Readers mentioned this yesterday. Here's a link to NPR's "Political Junkie," a 30-minute discussion of the Mike Huckabee candidacy including participation by John Brummett. The Club for Growth is touting it for Brummett's purported agreement that Huckabee is no economic conservative.
Here, a Weekly Standard writer notes the Huckabee surge but also writes of the problem that remains from the big-money backbone of the Republican Party.
While the national parties don't exactly have Star Chambers complete with powerful insiders wearing monk's hoods and pulling party strings from a candlelit secret chamber under either the AFL-CIO or Halliburton (depending on the side in question), there is a leadership elite within each party. It is mostly felt on the finance side with big fundraisers and bundling lobbyists buzzing among themselves. These people are mostly pragmatists and many are in DC's professional influence business.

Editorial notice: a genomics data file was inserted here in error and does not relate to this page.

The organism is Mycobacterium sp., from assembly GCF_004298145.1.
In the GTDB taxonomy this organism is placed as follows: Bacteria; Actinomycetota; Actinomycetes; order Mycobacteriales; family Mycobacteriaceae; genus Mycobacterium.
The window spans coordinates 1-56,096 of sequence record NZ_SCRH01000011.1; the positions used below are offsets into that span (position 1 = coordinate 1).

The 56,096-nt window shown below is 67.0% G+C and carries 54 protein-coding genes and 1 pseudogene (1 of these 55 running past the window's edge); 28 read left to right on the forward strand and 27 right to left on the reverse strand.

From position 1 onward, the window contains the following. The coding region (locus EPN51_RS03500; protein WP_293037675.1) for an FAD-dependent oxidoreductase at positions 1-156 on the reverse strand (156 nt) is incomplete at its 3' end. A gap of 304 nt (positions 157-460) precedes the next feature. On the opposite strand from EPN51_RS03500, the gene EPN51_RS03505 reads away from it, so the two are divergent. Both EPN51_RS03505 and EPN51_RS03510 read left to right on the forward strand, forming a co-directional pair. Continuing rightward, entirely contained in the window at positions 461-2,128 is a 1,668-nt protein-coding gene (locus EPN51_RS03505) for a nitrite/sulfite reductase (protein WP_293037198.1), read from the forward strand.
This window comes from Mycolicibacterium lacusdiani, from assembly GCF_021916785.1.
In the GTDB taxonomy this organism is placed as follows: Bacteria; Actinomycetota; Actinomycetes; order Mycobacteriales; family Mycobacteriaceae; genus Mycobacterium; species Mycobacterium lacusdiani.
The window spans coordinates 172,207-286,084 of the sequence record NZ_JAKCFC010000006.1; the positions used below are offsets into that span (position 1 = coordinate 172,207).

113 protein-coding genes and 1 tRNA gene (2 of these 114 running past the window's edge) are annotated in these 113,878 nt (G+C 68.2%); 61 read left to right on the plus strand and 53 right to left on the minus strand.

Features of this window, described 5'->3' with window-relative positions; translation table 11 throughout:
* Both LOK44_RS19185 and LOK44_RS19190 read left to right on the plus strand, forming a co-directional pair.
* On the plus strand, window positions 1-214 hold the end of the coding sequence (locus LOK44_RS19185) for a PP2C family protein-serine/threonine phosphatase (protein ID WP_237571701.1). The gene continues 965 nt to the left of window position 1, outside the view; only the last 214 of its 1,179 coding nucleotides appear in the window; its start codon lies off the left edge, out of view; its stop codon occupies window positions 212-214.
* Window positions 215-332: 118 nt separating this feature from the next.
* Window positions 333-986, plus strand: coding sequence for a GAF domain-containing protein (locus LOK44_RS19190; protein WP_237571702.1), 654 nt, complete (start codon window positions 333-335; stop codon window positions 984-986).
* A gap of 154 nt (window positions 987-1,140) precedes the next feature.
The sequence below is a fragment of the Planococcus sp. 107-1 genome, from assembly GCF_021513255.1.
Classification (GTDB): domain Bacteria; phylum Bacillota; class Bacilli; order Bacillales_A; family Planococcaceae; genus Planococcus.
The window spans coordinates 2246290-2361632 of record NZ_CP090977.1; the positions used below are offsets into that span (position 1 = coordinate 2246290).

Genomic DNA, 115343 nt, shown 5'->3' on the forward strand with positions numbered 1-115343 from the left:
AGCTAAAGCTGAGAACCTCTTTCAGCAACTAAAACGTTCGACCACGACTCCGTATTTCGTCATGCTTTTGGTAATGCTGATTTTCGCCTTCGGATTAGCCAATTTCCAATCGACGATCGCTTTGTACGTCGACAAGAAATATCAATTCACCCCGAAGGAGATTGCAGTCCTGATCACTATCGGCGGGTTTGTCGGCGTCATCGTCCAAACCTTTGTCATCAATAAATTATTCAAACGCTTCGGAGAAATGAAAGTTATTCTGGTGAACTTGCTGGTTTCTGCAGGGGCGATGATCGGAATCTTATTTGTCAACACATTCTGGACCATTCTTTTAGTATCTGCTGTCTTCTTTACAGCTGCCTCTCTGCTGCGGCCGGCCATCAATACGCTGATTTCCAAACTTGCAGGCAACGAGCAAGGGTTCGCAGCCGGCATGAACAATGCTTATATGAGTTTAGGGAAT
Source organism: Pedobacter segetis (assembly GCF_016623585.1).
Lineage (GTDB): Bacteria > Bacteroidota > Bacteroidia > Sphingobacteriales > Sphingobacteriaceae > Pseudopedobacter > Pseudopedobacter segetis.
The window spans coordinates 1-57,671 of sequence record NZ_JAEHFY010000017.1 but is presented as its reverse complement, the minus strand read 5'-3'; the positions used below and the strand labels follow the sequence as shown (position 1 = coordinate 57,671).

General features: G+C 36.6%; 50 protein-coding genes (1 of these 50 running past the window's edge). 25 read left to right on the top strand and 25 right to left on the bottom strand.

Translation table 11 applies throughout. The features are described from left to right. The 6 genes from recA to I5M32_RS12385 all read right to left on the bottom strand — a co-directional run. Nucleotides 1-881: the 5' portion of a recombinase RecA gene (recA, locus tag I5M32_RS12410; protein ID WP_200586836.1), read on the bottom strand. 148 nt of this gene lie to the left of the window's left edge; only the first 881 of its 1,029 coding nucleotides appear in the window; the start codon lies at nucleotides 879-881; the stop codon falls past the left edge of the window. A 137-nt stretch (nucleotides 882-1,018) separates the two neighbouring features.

The talk now will be about Huckabee and it won't be good. Most Republican mega-donors don't like Christian candidates. Such candidates have a bad tendency when nominated to bring both general election wipe-outs and problems with big donors' wives, who tend to be pro-choice and socially closer to the local country club than the neighborhood fundamentalist church. Huckabee, with his purist's stand on social issues and a half-baked tax plan with little appeal outside GOP primaries, doesn't look like a winner in a general election, especially at a time when the Republican party is beset with terrific image problems. This is a tough-minded crowd that would rather shoot a slow horse than ride one out of the convention.
While these forces cannot for certain stop Huckabee if he is able to catch fire beyond Iowa, they can make his task much harder.